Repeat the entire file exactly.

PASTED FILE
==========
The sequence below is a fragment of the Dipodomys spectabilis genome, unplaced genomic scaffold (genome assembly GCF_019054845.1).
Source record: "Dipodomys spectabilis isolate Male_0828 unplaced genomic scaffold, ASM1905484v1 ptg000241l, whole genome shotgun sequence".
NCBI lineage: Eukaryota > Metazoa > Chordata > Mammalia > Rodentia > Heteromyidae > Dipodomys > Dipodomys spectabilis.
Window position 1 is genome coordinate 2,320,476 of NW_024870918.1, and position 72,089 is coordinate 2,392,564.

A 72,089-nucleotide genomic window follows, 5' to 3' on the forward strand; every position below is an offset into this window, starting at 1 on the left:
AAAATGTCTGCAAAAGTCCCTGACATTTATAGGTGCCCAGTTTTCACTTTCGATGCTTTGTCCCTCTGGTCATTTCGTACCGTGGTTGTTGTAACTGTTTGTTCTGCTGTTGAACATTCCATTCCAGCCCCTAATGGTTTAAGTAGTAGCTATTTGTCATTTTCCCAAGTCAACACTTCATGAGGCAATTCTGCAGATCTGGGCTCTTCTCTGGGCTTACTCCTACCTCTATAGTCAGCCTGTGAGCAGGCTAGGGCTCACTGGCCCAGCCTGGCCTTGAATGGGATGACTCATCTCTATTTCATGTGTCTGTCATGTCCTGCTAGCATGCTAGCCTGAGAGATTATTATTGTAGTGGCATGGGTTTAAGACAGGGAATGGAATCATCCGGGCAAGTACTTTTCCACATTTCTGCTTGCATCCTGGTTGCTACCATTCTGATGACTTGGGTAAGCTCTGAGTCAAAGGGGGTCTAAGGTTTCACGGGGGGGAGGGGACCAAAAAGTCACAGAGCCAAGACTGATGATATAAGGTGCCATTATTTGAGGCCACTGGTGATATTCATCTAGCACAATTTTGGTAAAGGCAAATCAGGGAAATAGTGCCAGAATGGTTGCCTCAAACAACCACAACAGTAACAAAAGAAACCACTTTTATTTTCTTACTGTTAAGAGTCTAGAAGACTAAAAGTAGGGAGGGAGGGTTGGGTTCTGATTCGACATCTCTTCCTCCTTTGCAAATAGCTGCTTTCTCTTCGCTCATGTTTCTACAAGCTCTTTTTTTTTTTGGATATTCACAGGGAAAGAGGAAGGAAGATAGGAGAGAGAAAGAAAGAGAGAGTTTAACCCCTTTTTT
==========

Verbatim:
The sequence below is a fragment of the Dipodomys spectabilis genome, unplaced genomic scaffold (genome assembly GCF_019054845.1).
Source record: "Dipodomys spectabilis isolate Male_0828 unplaced genomic scaffold, ASM1905484v1 ptg000241l, whole genome shotgun sequence".
NCBI lineage: Eukaryota > Metazoa > Chordata > Mammalia > Rodentia > Heteromyidae > Dipodomys > Dipodomys spectabilis.
Window position 1 is genome coordinate 2,320,476 of NW_024870918.1, and position 72,089 is coordinate 2,392,564.

A 72,089-nucleotide genomic window follows, 5' to 3' on the forward strand; every position below is an offset into this window, starting at 1 on the left:
AAAATGTCTGCAAAAGTCCCTGACATTTATAGGTGCCCAGTTTTCACTTTCGATGCTTTGTCCCTCTGGTCATTTCGTACCGTGGTTGTTGTAACTGTTTGTTCTGCTGTTGAACATTCCATTCCAGCCCCTAATGGTTTAAGTAGTAGCTATTTGTCATTTTCCCAAGTCAACACTTCATGAGGCAATTCTGCAGATCTGGGCTCTTCTCTGGGCTTACTCCTACCTCTATAGTCAGCCTGTGAGCAGGCTAGGGCTCACTGGCCCAGCCTGGCCTTGAATGGGATGACTCATCTCTATTTCATGTGTCTGTCATGTCCTGCTAGCATGCTAGCCTGAGAGATTATTATTGTAGTGGCATGGGTTTAAGACAGGGAATGGAATCATCCGGGCAAGTACTTTTCCACATTTCTGCTTGCATCCTGGTTGCTACCATTCTGATGACTTGGGTAAGCTCTGAGTCAAAGGGGGTCTAAGGTTTCACGGGGGGGAGGGGACCAAAAAGTCACAGAGCCAAGACTGATGATATAAGGTGCCATTATTTGAGGCCACTGGTGATATTCATCTAGCACAATTTTGGTAAAGGCAAATCAGGGAAATAGTGCCAGAATGGTTGCCTCAAACAACCACAACAGTAACAAAAGAAACCACTTTTATTTTCTTACTGTTAAGAGTCTAGAAGACTAAAAGTAGGGAGGGAGGGTTGGGTTCTGATTCGACATCTCTTCCTCCTTTGCAAATAGCTGCTTTCTCTTCGCTCATGTTTCTACAAGCTCTTTTTTTTTTTGGATATTCACAGGGAAAGAGGAAGGAAGATAGGAGAGAGAAAGAAAGAGAGAGTTTAACCCCTTTTTT